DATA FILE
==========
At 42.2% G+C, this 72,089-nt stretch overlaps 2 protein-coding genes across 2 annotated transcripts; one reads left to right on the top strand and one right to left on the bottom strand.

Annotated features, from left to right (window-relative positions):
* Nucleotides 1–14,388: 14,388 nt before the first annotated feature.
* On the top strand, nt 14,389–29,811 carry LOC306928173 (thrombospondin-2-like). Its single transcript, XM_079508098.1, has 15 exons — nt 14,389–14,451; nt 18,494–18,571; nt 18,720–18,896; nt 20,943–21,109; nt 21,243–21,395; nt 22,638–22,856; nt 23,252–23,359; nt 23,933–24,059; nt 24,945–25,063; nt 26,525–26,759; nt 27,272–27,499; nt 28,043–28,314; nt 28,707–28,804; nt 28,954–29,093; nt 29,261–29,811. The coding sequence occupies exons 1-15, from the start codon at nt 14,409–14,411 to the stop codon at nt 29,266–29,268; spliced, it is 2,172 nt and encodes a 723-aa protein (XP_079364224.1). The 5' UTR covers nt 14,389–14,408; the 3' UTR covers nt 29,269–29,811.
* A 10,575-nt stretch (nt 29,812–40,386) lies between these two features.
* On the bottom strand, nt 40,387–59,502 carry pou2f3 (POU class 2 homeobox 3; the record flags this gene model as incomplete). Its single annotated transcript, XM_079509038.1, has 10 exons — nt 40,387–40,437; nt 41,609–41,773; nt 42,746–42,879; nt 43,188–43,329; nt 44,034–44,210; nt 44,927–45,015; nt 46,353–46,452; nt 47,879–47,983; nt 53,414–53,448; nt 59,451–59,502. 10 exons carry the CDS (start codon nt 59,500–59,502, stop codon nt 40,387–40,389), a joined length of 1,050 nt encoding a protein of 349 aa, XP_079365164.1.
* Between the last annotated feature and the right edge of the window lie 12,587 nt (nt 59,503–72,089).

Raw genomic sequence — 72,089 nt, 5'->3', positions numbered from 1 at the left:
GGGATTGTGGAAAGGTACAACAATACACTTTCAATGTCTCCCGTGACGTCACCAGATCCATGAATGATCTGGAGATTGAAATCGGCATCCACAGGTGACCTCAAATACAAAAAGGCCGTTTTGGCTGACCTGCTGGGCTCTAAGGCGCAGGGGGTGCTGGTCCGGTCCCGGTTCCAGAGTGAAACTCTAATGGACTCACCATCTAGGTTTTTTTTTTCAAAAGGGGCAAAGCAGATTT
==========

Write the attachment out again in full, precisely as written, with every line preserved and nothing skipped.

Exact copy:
At 42.2% G+C, this 72,089-nt stretch overlaps 2 protein-coding genes across 2 annotated transcripts; one reads left to right on the top strand and one right to left on the bottom strand.

Annotated features, from left to right (window-relative positions):
* Nucleotides 1–14,388: 14,388 nt before the first annotated feature.
* On the top strand, nt 14,389–29,811 carry LOC306928173 (thrombospondin-2-like). Its single transcript, XM_079508098.1, has 15 exons — nt 14,389–14,451; nt 18,494–18,571; nt 18,720–18,896; nt 20,943–21,109; nt 21,243–21,395; nt 22,638–22,856; nt 23,252–23,359; nt 23,933–24,059; nt 24,945–25,063; nt 26,525–26,759; nt 27,272–27,499; nt 28,043–28,314; nt 28,707–28,804; nt 28,954–29,093; nt 29,261–29,811. The coding sequence occupies exons 1-15, from the start codon at nt 14,409–14,411 to the stop codon at nt 29,266–29,268; spliced, it is 2,172 nt and encodes a 723-aa protein (XP_079364224.1). The 5' UTR covers nt 14,389–14,408; the 3' UTR covers nt 29,269–29,811.
* A 10,575-nt stretch (nt 29,812–40,386) lies between these two features.
* On the bottom strand, nt 40,387–59,502 carry pou2f3 (POU class 2 homeobox 3; the record flags this gene model as incomplete). Its single annotated transcript, XM_079509038.1, has 10 exons — nt 40,387–40,437; nt 41,609–41,773; nt 42,746–42,879; nt 43,188–43,329; nt 44,034–44,210; nt 44,927–45,015; nt 46,353–46,452; nt 47,879–47,983; nt 53,414–53,448; nt 59,451–59,502. 10 exons carry the CDS (start codon nt 59,500–59,502, stop codon nt 40,387–40,389), a joined length of 1,050 nt encoding a protein of 349 aa, XP_079365164.1.
* Between the last annotated feature and the right edge of the window lie 12,587 nt (nt 59,503–72,089).

Raw genomic sequence — 72,089 nt, 5'->3', positions numbered from 1 at the left:
GGGATTGTGGAAAGGTACAACAATACACTTTCAATGTCTCCCGTGACGTCACCAGATCCATGAATGATCTGGAGATTGAAATCGGCATCCACAGGTGACCTCAAATACAAAAAGGCCGTTTTGGCTGACCTGCTGGGCTCTAAGGCGCAGGGGGTGCTGGTCCGGTCCCGGTTCCAGAGTGAAACTCTAATGGACTCACCATCTAGGTTTTTTTTTTCAAAAGGGGCAAAGCAGATTT